Wish You Were Here by Jodi Picoult

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All the books I reviewed last year, even if the story was said to be set in 2020, I refused to accept it to be so unless there was a passing reference to the lockdowns. There were probably only one or two that even made a mild reference to it.
I did not realise, however, how strange it would be to actually read about a fictional tale set in the midst of the actual pandemic.
By the time I picked this book up, like many others, I had forgotten what the blurb had said about it. It opens in the initial stages of the pandemic, where people in New York were still unsure that it was a real thing (by this point in the year, we had already lived three months of a lockdown in HK, and this felt surreal, to say the least!)
I will not say much more about the narrative than say that it’s about Diane, looking forward to a promotion and a holiday ending up with an experience she never expected. I know that I, like many others, read fiction to get away, but the setting is still important. When I read about people talking about it being 2020 without the confusion that had everyone across the globe in a collective dilemma, I am almost offended! (although I do understand how hard it might have been for authors to deal with this disruption in their predecided books). Diane and her gradual understanding of the situation, the place where she finds her life, was done well. I read it in nearly two settings.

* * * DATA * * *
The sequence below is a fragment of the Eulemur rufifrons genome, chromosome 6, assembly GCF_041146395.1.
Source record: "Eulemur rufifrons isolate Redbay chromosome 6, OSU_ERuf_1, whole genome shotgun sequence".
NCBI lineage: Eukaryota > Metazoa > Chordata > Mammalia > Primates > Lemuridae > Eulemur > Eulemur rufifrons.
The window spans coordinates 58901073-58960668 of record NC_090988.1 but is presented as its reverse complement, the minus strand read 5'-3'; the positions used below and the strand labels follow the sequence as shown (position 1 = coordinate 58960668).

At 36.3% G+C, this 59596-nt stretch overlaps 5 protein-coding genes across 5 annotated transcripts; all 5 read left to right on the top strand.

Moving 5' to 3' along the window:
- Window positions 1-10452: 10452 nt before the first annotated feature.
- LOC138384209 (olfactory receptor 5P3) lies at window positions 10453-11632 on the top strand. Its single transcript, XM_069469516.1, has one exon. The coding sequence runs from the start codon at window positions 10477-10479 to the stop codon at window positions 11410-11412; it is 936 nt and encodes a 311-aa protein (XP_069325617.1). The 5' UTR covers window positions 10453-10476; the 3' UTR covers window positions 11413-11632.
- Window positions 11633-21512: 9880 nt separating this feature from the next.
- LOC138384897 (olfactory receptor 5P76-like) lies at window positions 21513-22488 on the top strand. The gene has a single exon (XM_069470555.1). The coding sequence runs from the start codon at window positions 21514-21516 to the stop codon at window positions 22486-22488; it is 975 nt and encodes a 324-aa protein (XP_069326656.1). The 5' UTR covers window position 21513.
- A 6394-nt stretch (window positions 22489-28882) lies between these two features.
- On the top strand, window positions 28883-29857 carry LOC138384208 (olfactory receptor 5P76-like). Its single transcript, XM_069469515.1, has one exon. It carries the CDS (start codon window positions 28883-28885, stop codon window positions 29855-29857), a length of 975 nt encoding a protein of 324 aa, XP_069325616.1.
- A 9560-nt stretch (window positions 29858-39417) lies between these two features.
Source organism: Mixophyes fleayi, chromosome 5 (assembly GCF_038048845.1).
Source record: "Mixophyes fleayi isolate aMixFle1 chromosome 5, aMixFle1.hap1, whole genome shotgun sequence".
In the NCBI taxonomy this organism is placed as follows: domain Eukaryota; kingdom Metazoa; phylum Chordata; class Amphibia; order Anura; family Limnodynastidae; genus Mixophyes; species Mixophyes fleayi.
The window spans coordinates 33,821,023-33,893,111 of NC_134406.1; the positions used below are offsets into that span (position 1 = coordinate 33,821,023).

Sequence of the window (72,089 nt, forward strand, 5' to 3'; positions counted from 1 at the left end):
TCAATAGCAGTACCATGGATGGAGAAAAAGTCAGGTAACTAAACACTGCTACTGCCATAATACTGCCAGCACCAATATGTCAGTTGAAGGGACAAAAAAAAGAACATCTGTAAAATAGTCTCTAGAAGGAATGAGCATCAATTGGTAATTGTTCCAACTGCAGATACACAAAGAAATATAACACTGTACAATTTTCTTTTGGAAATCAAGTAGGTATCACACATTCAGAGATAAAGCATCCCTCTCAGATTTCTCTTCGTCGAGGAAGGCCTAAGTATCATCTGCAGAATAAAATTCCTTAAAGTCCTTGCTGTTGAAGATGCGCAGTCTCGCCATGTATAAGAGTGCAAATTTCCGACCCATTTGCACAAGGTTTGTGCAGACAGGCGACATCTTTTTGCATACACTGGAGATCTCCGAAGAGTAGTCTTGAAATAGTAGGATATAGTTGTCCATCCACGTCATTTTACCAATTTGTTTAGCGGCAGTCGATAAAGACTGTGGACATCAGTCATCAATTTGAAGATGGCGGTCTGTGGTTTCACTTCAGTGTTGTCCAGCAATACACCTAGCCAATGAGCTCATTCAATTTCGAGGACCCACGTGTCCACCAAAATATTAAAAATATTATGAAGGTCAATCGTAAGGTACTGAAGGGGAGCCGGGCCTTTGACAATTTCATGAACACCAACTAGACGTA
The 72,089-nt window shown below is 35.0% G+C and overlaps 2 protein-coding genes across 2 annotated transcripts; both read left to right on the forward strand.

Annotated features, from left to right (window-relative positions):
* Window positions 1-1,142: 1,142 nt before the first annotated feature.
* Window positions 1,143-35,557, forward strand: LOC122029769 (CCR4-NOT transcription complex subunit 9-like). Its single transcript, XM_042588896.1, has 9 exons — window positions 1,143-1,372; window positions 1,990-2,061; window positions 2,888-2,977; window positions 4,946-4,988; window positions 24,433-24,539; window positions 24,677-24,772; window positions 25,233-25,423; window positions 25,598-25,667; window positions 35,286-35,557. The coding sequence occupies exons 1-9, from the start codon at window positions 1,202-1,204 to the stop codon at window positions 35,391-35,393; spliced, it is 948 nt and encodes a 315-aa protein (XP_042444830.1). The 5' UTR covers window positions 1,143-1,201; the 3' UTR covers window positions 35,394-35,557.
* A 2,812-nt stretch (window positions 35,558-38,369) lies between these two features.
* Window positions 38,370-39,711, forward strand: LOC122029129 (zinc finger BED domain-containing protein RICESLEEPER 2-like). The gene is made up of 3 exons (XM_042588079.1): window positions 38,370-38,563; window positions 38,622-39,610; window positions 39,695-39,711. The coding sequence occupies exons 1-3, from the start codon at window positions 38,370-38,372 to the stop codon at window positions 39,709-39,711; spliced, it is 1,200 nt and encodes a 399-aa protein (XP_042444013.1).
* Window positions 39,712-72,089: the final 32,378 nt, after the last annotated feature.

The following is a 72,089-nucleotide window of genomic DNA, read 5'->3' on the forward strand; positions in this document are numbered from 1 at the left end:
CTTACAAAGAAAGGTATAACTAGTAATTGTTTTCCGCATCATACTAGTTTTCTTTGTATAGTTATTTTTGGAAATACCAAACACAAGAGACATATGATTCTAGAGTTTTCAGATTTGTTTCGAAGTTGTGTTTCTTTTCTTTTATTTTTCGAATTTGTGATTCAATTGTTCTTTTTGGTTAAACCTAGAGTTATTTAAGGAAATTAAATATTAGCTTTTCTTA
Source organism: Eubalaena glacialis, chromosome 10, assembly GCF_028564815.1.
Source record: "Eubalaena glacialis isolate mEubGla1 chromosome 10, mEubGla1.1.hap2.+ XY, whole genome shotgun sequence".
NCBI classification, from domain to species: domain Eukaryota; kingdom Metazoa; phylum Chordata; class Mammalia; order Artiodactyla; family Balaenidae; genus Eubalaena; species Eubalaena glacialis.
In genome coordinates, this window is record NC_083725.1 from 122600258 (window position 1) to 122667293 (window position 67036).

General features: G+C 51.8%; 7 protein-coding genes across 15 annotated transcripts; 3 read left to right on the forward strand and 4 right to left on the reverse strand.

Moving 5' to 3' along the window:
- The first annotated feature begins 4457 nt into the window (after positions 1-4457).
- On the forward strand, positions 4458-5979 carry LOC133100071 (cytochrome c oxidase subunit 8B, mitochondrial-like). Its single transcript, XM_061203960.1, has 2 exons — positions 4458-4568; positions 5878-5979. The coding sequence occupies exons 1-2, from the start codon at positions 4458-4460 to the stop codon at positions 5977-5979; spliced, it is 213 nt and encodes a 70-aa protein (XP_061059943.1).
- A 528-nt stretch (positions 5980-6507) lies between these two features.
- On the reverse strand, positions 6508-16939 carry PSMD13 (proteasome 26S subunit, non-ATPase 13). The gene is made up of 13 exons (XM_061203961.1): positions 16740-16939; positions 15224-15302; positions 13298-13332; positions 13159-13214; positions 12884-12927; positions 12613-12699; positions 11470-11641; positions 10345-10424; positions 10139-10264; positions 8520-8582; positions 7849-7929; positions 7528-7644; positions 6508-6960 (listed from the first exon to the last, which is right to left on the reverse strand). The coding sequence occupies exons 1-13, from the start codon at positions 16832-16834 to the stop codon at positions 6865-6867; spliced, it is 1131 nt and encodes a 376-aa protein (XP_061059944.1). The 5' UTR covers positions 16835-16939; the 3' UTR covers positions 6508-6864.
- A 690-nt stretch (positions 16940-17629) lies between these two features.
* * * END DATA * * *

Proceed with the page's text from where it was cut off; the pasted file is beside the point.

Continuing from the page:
I would not recommend it to anyone triggered by the events of and recollecting the past two years’ events. I admit that the ending (or almost ending/last quarter) was entirely out of the blue. I did not see it coming, nor did I imagine how the author then used the content to present the rest of the story. The author substantiated her story with facts that led her to write in such a manner, and that was fascinating reading in itself.
I know I am being vague about Diane’s experiences and the holiday or even all the other characters that feature in the book. That is done on purpose because the buildup and the twists are better experienced with fresh eyes.
I received an ARC thanks to NetGalley and the publishers but the review is entirely based on my own reading experience.

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